Data show Gilead's sofosbuvir has 'clean' safety profile
The safety profile of Gilead's hep. C drug sofosbuvir appears to be clean. Physicians and analysts flagged that as a key takeaway from clinical trial data involving a couple of sofosbuvir-based therapies. The data release came ahead of a European medical meeting, where discussions are sure to focus on drug makers' ongoing effort to replace injectable therapies with oral drugs in the treatment of liver disease.
The Phase III findings appeared in the New England Journal of Medicine on the eve of the EASL (European Association for the Study of Liver) confab in Amsterdam, which kicks off today. In four clinical trials involving nearly 1,000 patients, sofosbuvir was found to be superior or non-inferior to currently available treatment options. SVR12 rates (sustained viral response 12 weeks after completing therapy) ranged from 50-90%. Once patients achieve SVR12, they are considered cured.
Moreover, only a small percentage of patients discontinued due to adverse events or were found to experience serious side effects. One of the regimens that paired the experimental pill with peginterferon and ribavirin showed it to be on par with the older treatments from a safety perspective.
While other drug makers have stumbled, these results should support Gilead's bid to get its drug approved for treating chronic hepatitis C virus (HCV). The Foster City, CA, company submitted sofosbuvir to FDA on April 8 and plans to file it in Europe later this year.
"While overall there were no big surprises in the new abstracts or press release updates, we believe an important takeaway is the clean safety profile of sofosbuvir (SOF) shown in the full publications," wrote Leerink Swann's Howard Liang, PhD, in a note yesterday.
The clean safety profile seen thus far, combined with efficacy in a variety of patient types, also meant that sofosbuvir remained the frontrunner in the biotech race to bring a strictly oral-based HCV regimen to market. “Nothing in the abstracts/articles should change the market's view that Gilead should be on track to launch its new Hep C drugs around the end of 2014," ISI Group analyst Mark Schoenebaum wrote in an investor note yesterday. "Gilead's initial hepatitis C launch will include an ‘all oral' regimen for patients with genotype 2/3 (around 30% of the US market)…GILD should be ready to launch an all oral genotype 1 regime around the end of 2014.”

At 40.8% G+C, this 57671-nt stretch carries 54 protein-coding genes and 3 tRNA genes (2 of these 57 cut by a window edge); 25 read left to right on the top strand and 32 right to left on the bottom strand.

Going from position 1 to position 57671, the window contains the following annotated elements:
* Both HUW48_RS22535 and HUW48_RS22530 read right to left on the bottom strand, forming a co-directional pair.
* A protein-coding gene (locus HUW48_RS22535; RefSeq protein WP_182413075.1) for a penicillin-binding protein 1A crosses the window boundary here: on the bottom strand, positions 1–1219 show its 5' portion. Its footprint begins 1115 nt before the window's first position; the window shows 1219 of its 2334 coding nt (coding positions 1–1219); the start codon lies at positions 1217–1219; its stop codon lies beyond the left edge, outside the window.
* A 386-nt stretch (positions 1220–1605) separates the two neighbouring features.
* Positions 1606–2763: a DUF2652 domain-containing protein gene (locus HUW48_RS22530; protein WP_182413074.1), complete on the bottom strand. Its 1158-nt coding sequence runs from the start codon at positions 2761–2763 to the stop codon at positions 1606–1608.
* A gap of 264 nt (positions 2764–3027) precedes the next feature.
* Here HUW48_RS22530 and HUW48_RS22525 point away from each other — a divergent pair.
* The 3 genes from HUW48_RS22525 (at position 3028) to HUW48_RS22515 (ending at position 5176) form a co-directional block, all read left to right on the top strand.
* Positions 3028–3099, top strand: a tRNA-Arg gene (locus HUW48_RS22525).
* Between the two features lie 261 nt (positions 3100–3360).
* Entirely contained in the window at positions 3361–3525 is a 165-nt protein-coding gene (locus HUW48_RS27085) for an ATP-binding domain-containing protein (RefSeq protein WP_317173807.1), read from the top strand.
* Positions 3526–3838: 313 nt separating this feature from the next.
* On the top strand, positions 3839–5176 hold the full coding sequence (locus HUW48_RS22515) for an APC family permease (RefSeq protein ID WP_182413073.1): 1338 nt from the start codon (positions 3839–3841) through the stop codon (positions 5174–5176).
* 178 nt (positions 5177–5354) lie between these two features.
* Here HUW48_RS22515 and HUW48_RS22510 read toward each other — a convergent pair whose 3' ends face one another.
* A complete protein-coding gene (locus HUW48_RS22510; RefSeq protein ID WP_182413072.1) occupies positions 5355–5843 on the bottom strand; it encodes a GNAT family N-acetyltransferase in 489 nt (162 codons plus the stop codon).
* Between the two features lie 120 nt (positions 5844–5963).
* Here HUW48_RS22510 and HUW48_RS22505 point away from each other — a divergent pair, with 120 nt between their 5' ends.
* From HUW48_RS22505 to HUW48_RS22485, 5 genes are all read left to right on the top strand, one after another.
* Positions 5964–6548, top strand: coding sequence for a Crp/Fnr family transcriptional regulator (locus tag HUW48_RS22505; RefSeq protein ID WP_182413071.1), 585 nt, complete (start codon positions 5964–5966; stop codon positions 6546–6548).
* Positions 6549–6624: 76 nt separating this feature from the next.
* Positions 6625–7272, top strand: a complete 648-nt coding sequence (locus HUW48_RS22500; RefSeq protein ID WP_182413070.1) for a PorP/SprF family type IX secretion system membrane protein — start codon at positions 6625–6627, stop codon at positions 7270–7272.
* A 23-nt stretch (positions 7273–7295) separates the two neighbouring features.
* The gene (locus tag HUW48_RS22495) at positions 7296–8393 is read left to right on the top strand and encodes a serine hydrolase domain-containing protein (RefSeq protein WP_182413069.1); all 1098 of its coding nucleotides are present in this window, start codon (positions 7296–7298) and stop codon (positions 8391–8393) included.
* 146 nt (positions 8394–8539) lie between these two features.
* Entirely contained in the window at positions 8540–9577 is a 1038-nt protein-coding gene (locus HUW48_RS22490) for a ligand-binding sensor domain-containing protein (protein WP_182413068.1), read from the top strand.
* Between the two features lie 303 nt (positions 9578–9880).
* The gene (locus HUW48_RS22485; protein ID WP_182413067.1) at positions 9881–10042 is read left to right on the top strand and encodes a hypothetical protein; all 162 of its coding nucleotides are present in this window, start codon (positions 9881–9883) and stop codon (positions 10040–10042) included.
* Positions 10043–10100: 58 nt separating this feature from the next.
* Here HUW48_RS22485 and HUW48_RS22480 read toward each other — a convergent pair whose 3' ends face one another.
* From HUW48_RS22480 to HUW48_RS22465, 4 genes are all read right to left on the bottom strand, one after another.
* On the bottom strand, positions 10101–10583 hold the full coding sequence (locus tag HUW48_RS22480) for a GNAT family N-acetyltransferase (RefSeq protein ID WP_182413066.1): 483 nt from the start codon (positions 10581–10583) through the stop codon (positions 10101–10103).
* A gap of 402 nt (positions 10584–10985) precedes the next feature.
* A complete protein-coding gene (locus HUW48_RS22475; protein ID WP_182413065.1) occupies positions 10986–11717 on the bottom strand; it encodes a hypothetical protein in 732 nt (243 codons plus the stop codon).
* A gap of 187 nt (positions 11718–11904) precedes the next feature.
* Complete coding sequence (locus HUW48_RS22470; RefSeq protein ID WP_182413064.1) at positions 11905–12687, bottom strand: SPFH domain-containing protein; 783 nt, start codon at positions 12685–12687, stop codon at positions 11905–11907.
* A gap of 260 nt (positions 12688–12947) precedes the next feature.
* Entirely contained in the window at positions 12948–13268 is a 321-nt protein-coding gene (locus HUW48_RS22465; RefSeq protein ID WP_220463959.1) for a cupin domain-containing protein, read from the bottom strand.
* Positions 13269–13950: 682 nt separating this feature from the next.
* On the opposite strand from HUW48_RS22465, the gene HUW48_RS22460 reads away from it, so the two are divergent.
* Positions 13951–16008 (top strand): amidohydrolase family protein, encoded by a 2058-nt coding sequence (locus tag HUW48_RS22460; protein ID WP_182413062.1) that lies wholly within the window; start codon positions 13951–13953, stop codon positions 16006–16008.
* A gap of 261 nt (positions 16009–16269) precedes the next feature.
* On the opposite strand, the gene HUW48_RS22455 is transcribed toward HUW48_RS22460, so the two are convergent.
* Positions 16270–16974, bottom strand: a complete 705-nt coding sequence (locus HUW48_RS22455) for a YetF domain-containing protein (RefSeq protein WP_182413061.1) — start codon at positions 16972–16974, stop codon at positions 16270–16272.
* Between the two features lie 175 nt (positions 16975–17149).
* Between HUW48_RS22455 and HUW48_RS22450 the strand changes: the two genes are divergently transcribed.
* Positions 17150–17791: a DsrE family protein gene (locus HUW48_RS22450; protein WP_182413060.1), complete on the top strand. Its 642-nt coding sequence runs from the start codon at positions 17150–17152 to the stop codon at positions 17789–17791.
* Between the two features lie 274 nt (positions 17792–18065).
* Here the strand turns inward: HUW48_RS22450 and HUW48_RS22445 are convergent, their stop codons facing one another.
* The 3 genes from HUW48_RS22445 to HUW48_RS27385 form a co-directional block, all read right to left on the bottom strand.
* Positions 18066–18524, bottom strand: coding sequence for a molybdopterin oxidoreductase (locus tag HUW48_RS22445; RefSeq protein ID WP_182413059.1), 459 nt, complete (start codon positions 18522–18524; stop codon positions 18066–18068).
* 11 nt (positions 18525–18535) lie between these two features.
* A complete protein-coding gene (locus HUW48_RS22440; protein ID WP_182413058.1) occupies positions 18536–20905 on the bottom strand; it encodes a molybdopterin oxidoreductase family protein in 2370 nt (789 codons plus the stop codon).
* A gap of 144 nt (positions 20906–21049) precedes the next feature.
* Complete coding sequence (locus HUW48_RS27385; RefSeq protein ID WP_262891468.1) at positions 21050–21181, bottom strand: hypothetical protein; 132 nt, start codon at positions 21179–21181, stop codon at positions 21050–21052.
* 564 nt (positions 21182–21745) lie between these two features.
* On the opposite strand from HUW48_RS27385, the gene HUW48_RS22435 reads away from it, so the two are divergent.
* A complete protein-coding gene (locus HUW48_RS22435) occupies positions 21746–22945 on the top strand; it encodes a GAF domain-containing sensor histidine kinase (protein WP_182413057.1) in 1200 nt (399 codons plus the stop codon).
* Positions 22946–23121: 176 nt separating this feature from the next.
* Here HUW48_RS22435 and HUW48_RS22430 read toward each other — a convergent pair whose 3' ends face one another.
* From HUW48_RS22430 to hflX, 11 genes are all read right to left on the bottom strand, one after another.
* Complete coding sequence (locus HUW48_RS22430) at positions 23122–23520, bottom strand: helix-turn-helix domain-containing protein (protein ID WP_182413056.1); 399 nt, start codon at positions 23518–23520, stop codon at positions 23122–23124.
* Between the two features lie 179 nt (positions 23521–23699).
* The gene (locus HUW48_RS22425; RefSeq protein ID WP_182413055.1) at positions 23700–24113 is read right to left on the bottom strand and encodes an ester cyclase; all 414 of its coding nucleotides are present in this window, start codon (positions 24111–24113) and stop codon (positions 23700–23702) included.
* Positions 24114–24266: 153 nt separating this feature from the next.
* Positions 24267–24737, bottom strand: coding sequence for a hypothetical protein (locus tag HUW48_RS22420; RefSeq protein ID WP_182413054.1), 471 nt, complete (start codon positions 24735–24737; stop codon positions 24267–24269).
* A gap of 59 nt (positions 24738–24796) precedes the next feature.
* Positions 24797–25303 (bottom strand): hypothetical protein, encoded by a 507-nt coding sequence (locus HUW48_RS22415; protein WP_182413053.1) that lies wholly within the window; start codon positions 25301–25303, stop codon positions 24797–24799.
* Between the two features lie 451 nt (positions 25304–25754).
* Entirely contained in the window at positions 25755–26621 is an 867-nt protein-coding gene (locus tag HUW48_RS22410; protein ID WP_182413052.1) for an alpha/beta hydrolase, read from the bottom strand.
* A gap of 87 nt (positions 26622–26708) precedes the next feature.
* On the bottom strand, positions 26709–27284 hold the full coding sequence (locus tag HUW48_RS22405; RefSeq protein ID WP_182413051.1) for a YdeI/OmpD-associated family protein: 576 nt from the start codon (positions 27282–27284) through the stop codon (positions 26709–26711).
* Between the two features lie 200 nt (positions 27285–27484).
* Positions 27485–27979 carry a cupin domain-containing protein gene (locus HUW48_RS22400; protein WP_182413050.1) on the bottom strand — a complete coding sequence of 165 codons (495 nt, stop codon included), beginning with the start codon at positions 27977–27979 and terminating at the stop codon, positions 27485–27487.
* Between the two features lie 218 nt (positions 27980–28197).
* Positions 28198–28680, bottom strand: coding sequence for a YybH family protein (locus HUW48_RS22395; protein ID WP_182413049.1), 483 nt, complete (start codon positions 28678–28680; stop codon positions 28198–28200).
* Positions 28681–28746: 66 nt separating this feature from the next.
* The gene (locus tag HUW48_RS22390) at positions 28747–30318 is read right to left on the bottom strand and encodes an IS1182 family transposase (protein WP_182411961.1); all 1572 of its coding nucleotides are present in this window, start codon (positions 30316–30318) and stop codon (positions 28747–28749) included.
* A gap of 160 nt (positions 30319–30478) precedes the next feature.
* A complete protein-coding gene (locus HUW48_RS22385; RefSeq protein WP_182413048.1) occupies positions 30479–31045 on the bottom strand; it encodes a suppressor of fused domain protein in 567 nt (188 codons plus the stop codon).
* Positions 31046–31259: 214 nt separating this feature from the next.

KOLs extolled the drug, as well. In an editorial on NEJM.com, “No More Room for Interferonolgists?” author Joost Drenth, MD, PhD, wrote, “The low incidence of side effects, the relatively short duration of treatment and the pangenotypic properties of the drug are strong selling points of a sofosbuvir-ribavirin treatment and will probably lower the threshold for HCV for both patients and physicians.”
Gilead's therapy was successful in "reducing the need for interferon injections to 12 weeks, or eliminating interferon completely from the regimen," added Eric Lawitz, MD, a liver expert at the University of Texas Health Science Center.
The old paradigm for treating the disease centered on protease inhibitors paired with peginterferon and ribavirin. This form of treatment was suitable for only one of 11 possible genotypes and left some patients without options. New treatments, like the one Gilead is pursuing, are showing high SVR12 rates in up to six genotypes. They also offer the advantage of a treatment without peginteferon, which causes flu-like symptoms and is given intravenously.
Even if Gilead receives the FDA go-ahead for sofosbuvir before rivals, analysts say, it may not be alone in the market for long. Abbott's newly spun-off pharma arm AbbVie also released data on a oral five-drug combination yesterday, which cured 88% of patients within eight weeks.
And Bristol-Myers Squibb released data from a mid-stage clinical trial. Its three-drug combo achieved cure rates up to 94% when administered for 12 to 24 weeks. The BMS combo hep. C treatment achieves those rates without ribavirin. Ribavirin has been linked to hemolytic anemia which can worsen cardiac disease, lead to fatal myocardial infarctions and prohibits patients with a history of unstable cardiac disease from using it.
The BMS findings, while mostly positive, also showed two cases of the virus returning in patients, a hiccup not heard from Gilead's findings, RBC Capital Markets Micahel Yee pointed out, as reported by FierceBiotech.
Merck and BMS also announced yesterday a joint effort to conduct Phase II trials for the combined use of daclatasvir and protease inhibitor MK-5172 for use in patients with hep. C genotype 1.
If the competition among oral therapies comes down to which is the most convenient for patients to take, AbbVie's five-drug combo would appear to be at a disadvantage relative to other treatment options offering a cure with fewer pills. In addition, Merck and BMS have only announced plans for testing therapy on genotype 1 patients, while other firms are promising coverage for more patient types.